The chief inspector of social services in
Wales has warned of increasing difficulties in recruiting and
retaining staff in the country.
In his third annual report Graham Williams
calls for renewed efforts to maintain staff morale and says that
staff recruitment and retention can only be improved through strong
partnerships involving employers, staff, trainers, local government
and the National Assembly of Wales.
The report says that good service and
professional leadership is more vital than ever, and stresses that
directors play a pivotal role.
“The director must champion the cause of
social services, and those who need them, and bring the perspective
of social services into corporate strategies,” it says.
The document also identifies a number of key
trends in social services. It shows that the overall level of staff
in the social care workforce with qualifications has risen from
19.1 per cent to 23.6 per cent.
The report highlights the growing tendency for
authorities to “spot purchase” residential placements where
children have complex needs. Councils were also using the private
sector to purchase foster care placements on a similar basis where
they were experiencing a shortfall in their own provision.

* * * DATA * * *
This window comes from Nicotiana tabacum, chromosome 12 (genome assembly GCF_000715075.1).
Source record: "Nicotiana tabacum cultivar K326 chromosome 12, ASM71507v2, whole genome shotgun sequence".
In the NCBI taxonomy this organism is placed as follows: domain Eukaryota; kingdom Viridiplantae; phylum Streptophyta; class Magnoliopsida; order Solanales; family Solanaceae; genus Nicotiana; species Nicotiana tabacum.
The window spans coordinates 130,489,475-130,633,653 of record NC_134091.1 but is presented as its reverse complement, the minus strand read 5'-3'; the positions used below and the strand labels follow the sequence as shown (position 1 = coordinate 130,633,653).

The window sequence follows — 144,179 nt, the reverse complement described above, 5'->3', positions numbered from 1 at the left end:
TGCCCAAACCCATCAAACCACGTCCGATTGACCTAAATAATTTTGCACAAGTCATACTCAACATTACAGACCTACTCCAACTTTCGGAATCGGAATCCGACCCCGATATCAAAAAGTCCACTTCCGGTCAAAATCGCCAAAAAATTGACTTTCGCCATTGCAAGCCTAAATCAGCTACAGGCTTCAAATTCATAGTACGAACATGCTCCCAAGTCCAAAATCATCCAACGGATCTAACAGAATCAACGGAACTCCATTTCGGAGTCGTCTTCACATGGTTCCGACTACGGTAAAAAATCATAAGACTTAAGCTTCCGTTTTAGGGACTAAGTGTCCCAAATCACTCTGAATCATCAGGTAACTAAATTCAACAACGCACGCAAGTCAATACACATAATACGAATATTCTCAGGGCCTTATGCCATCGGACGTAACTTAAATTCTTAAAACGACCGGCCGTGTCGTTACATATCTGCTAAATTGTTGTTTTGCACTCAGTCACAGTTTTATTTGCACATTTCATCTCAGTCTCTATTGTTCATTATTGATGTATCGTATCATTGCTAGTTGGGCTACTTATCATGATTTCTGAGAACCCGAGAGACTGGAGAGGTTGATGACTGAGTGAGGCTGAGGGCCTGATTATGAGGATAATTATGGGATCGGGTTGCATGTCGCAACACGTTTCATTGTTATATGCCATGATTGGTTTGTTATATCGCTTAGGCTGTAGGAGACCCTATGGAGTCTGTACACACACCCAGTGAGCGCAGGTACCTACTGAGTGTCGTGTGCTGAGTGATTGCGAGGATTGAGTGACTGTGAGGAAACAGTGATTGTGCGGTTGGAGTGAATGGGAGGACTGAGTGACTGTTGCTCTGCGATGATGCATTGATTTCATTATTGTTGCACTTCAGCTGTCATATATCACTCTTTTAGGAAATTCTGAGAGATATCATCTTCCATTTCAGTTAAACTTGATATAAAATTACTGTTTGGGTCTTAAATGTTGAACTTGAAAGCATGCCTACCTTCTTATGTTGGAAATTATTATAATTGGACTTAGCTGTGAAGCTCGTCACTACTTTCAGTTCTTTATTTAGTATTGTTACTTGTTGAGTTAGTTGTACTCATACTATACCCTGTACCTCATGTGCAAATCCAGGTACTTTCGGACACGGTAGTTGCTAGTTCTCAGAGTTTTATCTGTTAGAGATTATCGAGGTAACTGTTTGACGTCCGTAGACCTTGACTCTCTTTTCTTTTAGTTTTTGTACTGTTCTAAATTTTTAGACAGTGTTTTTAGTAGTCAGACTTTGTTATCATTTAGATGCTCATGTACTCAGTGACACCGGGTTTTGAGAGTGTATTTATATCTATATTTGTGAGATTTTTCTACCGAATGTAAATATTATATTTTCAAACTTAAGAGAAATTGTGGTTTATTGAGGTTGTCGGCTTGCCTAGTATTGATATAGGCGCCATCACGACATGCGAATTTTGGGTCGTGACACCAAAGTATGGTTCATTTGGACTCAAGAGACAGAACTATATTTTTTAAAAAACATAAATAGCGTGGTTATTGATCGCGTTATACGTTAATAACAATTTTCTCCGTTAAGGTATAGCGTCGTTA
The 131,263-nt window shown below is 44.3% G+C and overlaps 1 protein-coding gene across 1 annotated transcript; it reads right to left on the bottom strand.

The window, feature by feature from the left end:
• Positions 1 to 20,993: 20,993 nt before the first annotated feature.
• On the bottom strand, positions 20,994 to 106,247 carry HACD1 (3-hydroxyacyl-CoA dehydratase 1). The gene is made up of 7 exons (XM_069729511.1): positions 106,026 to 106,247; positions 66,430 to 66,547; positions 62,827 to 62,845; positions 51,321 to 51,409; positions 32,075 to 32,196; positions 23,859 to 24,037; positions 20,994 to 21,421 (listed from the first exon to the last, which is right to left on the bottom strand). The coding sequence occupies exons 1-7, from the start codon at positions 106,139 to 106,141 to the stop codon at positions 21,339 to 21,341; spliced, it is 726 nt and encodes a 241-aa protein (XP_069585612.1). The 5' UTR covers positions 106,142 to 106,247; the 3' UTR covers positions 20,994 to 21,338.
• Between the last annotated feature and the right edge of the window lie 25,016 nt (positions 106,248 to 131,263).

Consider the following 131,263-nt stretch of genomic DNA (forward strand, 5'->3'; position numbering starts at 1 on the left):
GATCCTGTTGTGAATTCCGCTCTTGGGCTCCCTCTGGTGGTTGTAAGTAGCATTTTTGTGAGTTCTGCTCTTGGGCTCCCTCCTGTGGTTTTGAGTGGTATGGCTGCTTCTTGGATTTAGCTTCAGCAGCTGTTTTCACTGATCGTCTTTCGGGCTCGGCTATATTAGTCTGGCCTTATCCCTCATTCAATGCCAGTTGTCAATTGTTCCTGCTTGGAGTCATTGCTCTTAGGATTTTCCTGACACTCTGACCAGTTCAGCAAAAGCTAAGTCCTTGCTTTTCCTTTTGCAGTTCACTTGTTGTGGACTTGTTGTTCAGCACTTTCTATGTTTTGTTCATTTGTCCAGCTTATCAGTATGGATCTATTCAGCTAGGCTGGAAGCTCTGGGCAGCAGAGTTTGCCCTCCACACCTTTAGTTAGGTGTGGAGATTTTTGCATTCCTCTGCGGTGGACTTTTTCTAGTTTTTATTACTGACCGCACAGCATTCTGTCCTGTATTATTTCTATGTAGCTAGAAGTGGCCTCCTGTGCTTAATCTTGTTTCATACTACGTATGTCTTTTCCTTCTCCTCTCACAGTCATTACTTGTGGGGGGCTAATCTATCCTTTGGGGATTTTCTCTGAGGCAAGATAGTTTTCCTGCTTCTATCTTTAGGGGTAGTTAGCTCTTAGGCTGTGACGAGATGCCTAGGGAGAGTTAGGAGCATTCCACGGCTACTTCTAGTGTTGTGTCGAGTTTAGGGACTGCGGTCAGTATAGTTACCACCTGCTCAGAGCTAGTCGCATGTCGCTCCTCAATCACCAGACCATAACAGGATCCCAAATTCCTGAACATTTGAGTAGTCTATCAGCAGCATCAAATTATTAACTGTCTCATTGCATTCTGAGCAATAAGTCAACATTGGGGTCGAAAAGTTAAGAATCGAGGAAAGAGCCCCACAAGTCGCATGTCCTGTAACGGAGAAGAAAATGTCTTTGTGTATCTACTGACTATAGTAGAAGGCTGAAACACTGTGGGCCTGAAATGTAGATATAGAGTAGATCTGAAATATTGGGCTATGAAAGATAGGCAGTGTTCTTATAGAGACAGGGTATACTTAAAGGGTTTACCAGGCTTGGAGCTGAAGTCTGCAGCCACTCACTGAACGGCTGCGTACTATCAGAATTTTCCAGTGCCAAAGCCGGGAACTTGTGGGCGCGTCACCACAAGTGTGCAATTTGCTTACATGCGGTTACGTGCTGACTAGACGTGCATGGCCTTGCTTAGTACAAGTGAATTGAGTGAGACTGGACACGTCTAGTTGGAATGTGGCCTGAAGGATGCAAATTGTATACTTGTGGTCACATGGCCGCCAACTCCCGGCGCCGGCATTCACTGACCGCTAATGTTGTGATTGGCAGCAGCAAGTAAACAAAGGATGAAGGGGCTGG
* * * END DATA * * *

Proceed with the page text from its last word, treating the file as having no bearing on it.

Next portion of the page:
“These arrangements while expedient often do
not represent best value or good practice. Being placed outside
their home area can limit children’s opportunities for them to have
contact with their families, friends and even their social
workers,” says the report. It goes on to highlight the need for
authorities to make placements part of a comprehensive placement
In the section on adult services the report
notes that joint working requires close collaboration. It warns
that the demands of one agency should not overwhelm the objectives
“The added value of jointly organised service
delivery should be improved service delivery and bringing together
a range of skills and experience,” it says.
– Social Services in Wales 2000-1 Report
of the Chief Inspector from www.wales.gov.uk/subisocialpolicy/